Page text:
Davey Havok, singer and frontman of rock group AFI, has just released his debut novel, Pop Kids, on April 4th, 2013. Offering an unflinching portrayal of a teenage generation obsessed with modern media and the cult of celebrity, Havok captures both the thrills and dangers of growing up in an overly connected world.
|Davey Havok signing Pop Kids at his novel debut in Hollywood, CA|
In addition to a successful career singing in AFI, you’ve also experimented with electronica in Blaqk Audio and have appeared in numerous films and on Broadway in Green Day’s American Idiot. What inspired you to write Pop Kids? Had you always planned on writing a novel?
Havok: Writing a novel is something I’ve wanted to do since I was very young, but I never had a story. I never wanted to write non-fiction, and I’ve never wanted to write anything autobiographical, but novels have always appealed to me. When the idea of Pop Kids hit me, I just started writing.
The main character, Score Massi, not only has to deal with the growing pains of being a 17 year old, but also keeping up in the modern world. Unrestricted access to web technology plays a central role in Pop kids. In what ways do you believe modern technology affects adolescence?
Havok: I really think it (modern web technology) affects modern culture, and youth culture specifically. If you look at the group of people who were born into the internet, they’re living in a completely different world than those having the divide of not being raised on that, and not having access to every form of information at all points, including every form of media as well as social media and reality television.
In combination with media in general, taking the cult of celebrity and highlighting it even more so, those other forms of media morph celebrity into something that is not only accessible to everyone but is more easily accessible when that person is doing something perhaps very little of merit or actually something destructive. I really think that informs the desires and values in so many different ways of a culture raised on modern media.
|Fans of Havok's work line up at The Standard in Hollywood to hear a ready by Davey.|
Havok: For Score, that greatness is adoration and attention. It’s fame, and he first starts to achieve it on a local level, first and foremost by gaining Stella’s attention (Score’s love interest). He’s already instilled with this drive for fame, having been raised in the environment that the rest of the pop kids were raised in.
[Editor’s note (minor spoiler!): For context, Score begins throwing parties for his friends in an abandoned hotel.]
Havok: He sees the party as not only a means of recreation, but a means of elevating his persona, which he struggles with all the time. Score has an issue with his identity and an issue with his sense of self. As the parties start to grow, he realizes, ok I’m not only starting to attract attention and positive reactions from my peers; it’s going beyond that.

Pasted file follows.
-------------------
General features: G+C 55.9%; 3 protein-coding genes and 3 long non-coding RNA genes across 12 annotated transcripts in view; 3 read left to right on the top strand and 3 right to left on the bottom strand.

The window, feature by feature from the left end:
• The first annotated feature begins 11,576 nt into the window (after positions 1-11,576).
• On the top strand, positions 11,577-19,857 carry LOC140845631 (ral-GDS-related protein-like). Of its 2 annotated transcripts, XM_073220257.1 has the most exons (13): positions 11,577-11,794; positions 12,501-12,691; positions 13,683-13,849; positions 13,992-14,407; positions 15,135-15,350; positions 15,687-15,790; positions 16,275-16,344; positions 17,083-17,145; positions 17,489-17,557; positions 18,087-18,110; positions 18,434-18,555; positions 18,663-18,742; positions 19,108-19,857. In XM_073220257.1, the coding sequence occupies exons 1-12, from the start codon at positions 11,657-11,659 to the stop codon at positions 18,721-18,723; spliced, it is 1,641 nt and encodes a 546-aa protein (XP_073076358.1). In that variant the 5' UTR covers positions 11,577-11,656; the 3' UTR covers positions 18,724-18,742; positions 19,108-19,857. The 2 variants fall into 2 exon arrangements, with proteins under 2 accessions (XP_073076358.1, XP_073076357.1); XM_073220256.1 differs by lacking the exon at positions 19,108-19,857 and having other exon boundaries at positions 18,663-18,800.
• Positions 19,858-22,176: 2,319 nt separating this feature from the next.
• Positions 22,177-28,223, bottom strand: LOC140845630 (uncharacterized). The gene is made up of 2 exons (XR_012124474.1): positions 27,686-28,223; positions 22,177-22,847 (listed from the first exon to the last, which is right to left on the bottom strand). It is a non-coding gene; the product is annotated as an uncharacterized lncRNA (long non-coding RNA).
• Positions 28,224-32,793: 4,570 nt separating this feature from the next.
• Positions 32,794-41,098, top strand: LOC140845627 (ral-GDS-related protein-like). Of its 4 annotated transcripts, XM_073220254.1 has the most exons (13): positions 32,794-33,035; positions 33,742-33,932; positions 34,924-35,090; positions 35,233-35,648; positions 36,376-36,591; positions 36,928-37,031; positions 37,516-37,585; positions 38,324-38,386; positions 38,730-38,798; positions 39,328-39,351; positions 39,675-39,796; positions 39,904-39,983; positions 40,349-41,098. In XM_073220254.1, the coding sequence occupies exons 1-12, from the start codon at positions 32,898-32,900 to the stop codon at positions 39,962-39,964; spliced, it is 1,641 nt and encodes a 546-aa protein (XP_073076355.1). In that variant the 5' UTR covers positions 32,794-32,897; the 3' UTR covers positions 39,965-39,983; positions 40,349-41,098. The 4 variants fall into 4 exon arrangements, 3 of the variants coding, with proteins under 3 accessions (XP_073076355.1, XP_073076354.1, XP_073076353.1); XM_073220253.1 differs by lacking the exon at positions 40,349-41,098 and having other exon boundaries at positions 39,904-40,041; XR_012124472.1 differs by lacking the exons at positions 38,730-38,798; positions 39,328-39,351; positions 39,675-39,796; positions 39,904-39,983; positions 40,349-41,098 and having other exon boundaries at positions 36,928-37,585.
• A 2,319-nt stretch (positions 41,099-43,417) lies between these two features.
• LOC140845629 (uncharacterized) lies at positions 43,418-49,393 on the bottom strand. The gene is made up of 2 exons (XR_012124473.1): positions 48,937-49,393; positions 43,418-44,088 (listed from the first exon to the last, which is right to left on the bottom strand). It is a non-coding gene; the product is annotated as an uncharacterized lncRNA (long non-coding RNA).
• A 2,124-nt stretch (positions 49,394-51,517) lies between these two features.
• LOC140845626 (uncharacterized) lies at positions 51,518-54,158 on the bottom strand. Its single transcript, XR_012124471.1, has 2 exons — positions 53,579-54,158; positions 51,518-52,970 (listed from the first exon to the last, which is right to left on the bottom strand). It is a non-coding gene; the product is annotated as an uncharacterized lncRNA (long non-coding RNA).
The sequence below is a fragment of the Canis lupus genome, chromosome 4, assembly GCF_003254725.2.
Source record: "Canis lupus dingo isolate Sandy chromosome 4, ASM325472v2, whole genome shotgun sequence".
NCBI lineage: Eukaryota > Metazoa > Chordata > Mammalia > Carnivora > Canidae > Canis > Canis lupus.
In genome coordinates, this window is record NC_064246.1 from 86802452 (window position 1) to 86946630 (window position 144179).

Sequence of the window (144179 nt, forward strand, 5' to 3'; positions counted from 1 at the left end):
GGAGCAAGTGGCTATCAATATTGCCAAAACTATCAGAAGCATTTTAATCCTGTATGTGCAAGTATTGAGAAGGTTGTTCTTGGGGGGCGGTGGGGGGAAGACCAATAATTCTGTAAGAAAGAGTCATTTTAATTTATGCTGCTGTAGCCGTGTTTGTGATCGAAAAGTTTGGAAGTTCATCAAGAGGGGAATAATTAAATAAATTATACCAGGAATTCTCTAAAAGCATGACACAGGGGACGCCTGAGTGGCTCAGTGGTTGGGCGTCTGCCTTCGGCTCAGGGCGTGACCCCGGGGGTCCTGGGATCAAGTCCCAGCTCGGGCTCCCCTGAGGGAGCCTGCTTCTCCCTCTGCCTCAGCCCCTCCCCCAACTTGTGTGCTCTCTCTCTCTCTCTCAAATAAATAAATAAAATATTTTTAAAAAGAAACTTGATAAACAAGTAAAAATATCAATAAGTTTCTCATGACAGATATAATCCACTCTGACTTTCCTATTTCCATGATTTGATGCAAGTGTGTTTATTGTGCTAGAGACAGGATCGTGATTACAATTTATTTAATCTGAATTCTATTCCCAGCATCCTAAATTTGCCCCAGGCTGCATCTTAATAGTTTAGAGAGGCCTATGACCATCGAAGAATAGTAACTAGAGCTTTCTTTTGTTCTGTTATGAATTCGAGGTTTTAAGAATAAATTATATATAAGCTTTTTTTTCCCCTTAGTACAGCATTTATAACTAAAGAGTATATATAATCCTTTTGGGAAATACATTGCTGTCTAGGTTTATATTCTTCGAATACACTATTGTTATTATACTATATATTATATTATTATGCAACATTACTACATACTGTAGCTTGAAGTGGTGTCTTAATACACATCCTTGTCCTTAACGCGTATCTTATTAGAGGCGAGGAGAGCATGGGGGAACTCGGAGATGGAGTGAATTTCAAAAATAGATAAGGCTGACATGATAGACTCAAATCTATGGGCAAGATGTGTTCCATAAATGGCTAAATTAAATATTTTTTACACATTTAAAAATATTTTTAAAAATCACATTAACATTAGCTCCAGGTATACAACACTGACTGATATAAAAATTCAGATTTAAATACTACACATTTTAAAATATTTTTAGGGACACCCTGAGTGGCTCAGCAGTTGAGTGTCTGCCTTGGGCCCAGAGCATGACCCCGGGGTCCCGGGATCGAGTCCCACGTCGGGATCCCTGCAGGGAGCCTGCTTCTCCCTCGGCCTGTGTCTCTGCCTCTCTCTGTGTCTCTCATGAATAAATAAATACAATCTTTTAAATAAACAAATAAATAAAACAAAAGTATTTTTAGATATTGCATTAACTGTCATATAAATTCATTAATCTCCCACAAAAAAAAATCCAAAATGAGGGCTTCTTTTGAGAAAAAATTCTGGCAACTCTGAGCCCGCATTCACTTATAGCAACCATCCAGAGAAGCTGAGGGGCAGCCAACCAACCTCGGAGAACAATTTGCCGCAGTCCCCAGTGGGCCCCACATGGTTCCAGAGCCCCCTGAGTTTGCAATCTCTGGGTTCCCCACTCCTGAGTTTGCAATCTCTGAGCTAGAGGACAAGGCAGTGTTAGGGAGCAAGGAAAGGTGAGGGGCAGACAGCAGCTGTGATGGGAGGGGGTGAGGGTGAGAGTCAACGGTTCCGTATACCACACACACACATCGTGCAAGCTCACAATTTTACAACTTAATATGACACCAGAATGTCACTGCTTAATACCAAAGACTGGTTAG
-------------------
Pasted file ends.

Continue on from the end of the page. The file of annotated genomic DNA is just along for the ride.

It’s going beyond my social circle. It’s going beyond the circle of this town, and it could be something that I receive on a global scale, if not a national scale. He gets elevated the worse and worse things get. This conflict and this youthful fear of repercussions trouble him, but the only repercussions he truly fears is his party falling apart and being stuck in a small town.
Score’s looking for something. There’s a part of him that’s turning and hoping that he can find a relationship with meaning in it.
Of the possible outlets Score and his friends could have turned to, why did you focus on underground parties as a means for them to escape suburban boredom?
Havok: I created the party as it was because it was contained and it was separated. In the setting for Pop Kids and for Score and his friends, isolation plays a lot upon their detachment from actual experience in contrast to their access to all of this information and lifestyle and access to their ability to be a part of a virtual celebrity world.
Making the party beneath the hotel gives the teenagers access to free reign as well as free access away from what they’re doing around any sort of parental figures. This allowed the party to take a life of its own and allowed it to really be as precarious as it was.
How do you think people from various backgrounds and personalities are affected by such unchecked freedom and sexuality encouraged by the confines of Score’s underground parties?
Havok: I think that what we’re seeing, culturally speaking, is when you have access to porn from age zero and when you have celebrity based on sex, when the lines get blurred between porn stars and actresses and celebrities, you get a completely different culture and a completely different perspective on sex. It’s not a commentary on promiscuity or freedom of sex by any means, but it is a commentary on taking part in adult scenarios that are open to you and that you are semi-familiar with. It’s not even about sex. Score’s looking for something. There’s a part of him that’s turning and hoping that he can find a relationship with meaning in it.
If you look across cultures and the information and experiences that are available to them without having to experience them, there’s a divide that the youth can seemingly experience and think they know about without having actually having experience. You may not have the facilities to actually deal with adult scenarios while being a child, even though you’re essentially an adult as a child.
Havok: Anyone who’s taken the time to find the book and read it, I really appreciate it.
I’m glad I got the chance to talk to Davey about his inspiration for Pop Kids, and it’s clear that he’s put a lot of thought into the fiction he’s created. Pop Kids is now available for purchase, and I suggest you check it out.
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